I take both a formalist and an intuitive approach to painting. I spend many hours carefully planning the assemblage of elements in each painting, a process of mentally cutting and pasting between photographic sources. These are a combination of found photographs as a result of specific research and carefully staged photographs for the purpose of making paintings. Whether an old family photograph or an anonymous image from the internet, I want each motif in my paintings to have a sense of being real or believable. This sampling method results in repetitions and occlusions and a recurrence of motifs from one painting to the next. These act as narrative clues, cross-referencing and evoking each other, and as the paintings evolve, these elements become polarised. There might be a blurring of foreground and background, disruption of scale, perspective and pictorial space, and a shift between internal and external space.  

 

My paintings are built up in layers of acrylic. The paint in each zone within a composition is often given a consciously different treatment, for example through the immediacy with which it has been painted, or by building up layers of paint with varnish between layers. Sometimes areas are painted out as well as painted in, leaving traces of ideas showing through. Together with the autobiographical significance that they carry, the finished works address my experience of the process of their painting and the decisions I have taken along the path, embracing that which is rigorously thought through, unplanned, or sometimes accidental.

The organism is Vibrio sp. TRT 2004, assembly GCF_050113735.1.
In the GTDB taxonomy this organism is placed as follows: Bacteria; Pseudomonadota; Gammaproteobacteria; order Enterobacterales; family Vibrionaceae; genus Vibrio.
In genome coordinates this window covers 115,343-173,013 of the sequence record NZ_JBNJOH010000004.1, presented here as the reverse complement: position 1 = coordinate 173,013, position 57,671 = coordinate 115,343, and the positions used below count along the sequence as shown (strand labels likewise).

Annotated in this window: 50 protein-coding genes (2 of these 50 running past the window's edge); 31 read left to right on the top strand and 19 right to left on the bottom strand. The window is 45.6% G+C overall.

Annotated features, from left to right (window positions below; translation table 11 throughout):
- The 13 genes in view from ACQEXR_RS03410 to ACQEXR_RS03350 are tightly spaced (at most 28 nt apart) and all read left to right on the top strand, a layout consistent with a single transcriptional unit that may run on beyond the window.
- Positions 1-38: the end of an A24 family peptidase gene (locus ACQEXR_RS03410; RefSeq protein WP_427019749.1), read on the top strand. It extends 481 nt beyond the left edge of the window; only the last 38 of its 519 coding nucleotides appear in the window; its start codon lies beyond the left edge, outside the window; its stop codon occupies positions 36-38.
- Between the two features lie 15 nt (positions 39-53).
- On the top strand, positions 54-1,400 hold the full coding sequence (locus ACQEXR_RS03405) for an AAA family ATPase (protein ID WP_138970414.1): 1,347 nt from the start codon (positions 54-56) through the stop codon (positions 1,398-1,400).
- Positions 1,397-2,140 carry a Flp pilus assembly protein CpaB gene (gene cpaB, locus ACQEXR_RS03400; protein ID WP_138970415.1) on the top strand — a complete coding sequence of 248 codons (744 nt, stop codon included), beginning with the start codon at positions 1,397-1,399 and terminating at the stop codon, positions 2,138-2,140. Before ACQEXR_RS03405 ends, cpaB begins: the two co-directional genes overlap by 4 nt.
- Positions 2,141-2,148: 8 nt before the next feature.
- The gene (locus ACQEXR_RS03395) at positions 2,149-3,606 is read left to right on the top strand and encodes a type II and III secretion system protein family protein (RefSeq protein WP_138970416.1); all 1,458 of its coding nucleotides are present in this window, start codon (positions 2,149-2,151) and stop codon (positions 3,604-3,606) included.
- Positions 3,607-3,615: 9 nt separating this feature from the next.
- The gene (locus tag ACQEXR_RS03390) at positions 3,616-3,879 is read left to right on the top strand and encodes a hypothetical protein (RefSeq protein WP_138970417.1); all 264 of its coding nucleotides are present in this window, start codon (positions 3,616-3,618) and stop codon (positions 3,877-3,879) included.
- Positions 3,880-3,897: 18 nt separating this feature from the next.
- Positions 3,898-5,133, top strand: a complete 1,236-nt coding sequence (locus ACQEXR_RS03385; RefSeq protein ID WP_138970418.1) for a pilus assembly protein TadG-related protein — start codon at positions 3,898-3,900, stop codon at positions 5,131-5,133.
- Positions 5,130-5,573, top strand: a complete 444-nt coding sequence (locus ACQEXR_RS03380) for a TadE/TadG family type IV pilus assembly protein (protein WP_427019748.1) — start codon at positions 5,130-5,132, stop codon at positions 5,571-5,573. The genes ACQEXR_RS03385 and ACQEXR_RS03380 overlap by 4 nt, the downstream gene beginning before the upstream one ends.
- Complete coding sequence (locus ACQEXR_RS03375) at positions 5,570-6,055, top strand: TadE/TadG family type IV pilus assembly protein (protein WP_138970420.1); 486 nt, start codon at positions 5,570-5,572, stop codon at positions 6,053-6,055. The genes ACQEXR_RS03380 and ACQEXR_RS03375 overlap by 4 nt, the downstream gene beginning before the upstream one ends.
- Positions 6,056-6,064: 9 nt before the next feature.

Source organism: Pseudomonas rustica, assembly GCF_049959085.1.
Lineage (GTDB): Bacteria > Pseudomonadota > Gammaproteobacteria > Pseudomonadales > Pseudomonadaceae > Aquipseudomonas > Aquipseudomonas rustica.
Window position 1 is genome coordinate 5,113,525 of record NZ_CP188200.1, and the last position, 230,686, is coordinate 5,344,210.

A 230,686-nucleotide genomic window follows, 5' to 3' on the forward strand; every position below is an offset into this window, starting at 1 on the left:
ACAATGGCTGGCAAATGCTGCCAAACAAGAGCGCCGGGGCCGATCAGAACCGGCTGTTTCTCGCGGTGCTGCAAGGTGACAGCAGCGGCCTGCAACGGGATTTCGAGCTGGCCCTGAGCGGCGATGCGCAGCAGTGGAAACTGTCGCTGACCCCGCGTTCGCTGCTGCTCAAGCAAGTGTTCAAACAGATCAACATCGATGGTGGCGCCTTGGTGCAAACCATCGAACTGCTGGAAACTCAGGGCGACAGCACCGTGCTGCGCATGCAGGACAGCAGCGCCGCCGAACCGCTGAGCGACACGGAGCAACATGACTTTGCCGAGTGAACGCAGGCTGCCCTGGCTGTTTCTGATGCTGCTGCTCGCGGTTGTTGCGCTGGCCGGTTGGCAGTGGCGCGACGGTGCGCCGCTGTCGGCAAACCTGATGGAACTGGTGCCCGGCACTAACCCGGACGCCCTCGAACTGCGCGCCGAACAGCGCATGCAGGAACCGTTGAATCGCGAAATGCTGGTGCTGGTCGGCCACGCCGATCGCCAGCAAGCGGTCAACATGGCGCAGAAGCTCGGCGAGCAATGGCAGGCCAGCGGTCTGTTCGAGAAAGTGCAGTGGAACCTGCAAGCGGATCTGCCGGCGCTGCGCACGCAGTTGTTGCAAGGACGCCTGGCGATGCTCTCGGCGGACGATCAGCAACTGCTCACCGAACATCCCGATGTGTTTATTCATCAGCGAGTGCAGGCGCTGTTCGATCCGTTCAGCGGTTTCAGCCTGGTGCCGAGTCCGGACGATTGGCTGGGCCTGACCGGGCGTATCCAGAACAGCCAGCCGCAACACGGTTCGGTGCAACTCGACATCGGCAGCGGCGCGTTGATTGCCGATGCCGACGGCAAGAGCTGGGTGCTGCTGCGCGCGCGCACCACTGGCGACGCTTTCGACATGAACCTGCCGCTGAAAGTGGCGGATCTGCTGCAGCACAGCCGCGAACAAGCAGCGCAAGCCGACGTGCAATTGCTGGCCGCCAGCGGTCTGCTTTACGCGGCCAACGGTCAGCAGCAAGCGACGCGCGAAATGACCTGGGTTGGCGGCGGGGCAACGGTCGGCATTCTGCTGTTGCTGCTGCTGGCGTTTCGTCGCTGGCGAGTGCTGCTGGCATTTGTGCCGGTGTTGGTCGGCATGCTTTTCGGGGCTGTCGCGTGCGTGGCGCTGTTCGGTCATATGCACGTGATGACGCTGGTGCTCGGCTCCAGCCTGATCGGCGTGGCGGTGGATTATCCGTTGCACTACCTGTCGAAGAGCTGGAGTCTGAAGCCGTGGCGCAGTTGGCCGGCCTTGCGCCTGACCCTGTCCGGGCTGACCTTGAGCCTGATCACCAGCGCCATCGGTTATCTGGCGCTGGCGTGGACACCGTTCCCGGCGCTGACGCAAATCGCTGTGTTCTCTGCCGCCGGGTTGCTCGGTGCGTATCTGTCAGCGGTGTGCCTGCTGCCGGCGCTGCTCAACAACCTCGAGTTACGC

My painting This Could Be Eastern Europe, was shown in the 2016 edition of  John Moores Painting Prize as part of Liverpool Biennial 2016.

 

Awards:  Bankley Open Call 2017 2nd Prize Winner

               Nominated for Paul Hamlyn Award for Visual Arts 2017

               Short-listed for Liverpool Art Prize 2008

CV & Education

Biography

Born: Wirral

Lives: Liverpool

Education: BA (Hons) History of Design and the Visual Arts.           Staffordshire University 1995

                   MA  Art History. Liverpool University 1997

Turps Banana Correspondence Course 2014-17. Mentors - Jennifer Coates/Covadonga Valdes/Phil King

Awards:  Bankley Open Call 2017 2nd Prize